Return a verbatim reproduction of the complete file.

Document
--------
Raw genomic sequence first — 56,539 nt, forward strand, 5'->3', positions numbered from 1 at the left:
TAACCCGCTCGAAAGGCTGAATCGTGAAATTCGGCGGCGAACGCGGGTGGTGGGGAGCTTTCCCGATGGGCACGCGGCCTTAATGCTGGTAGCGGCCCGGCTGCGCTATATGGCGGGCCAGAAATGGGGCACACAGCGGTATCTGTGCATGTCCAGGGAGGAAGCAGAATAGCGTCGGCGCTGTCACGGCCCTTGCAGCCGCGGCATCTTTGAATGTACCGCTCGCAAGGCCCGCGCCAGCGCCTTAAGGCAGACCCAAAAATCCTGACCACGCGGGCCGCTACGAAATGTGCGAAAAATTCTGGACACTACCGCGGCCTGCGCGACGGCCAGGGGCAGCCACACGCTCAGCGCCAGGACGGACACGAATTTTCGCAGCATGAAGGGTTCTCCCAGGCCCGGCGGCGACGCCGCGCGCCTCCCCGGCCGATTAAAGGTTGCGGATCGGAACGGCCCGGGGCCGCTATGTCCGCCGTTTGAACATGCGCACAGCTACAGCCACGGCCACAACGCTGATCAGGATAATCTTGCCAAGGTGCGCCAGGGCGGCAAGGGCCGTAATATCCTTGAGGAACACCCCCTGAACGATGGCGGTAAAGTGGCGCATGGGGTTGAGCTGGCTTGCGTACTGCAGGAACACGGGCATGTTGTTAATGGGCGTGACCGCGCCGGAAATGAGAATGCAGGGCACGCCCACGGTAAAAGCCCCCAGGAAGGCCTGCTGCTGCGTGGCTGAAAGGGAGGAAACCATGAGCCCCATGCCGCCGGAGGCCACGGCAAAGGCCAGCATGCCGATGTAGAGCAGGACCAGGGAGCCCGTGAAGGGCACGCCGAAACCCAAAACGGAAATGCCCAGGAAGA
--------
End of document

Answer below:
Raw genomic sequence first — 56,539 nt, forward strand, 5'->3', positions numbered from 1 at the left:
TAACCCGCTCGAAAGGCTGAATCGTGAAATTCGGCGGCGAACGCGGGTGGTGGGGAGCTTTCCCGATGGGCACGCGGCCTTAATGCTGGTAGCGGCCCGGCTGCGCTATATGGCGGGCCAGAAATGGGGCACACAGCGGTATCTGTGCATGTCCAGGGAGGAAGCAGAATAGCGTCGGCGCTGTCACGGCCCTTGCAGCCGCGGCATCTTTGAATGTACCGCTCGCAAGGCCCGCGCCAGCGCCTTAAGGCAGACCCAAAAATCCTGACCACGCGGGCCGCTACGAAATGTGCGAAAAATTCTGGACACTACCGCGGCCTGCGCGACGGCCAGGGGCAGCCACACGCTCAGCGCCAGGACGGACACGAATTTTCGCAGCATGAAGGGTTCTCCCAGGCCCGGCGGCGACGCCGCGCGCCTCCCCGGCCGATTAAAGGTTGCGGATCGGAACGGCCCGGGGCCGCTATGTCCGCCGTTTGAACATGCGCACAGCTACAGCCACGGCCACAACGCTGATCAGGATAATCTTGCCAAGGTGCGCCAGGGCGGCAAGGGCCGTAATATCCTTGAGGAACACCCCCTGAACGATGGCGGTAAAGTGGCGCATGGGGTTGAGCTGGCTTGCGTACTGCAGGAACACGGGCATGTTGTTAATGGGCGTGACCGCGCCGGAAATGAGAATGCAGGGCACGCCCACGGTAAAAGCCCCCAGGAAGGCCTGCTGCTGCGTGGCTGAAAGGGAGGAAACCATGAGCCCCATGCCGCCGGAGGCCACGGCAAAGGCCAGCATGCCGATGTAGAGCAGGACCAGGGAGCCCGTGAAGGGCACGCCGAAACCCAAAACGGAAATGCCCAGGAAGA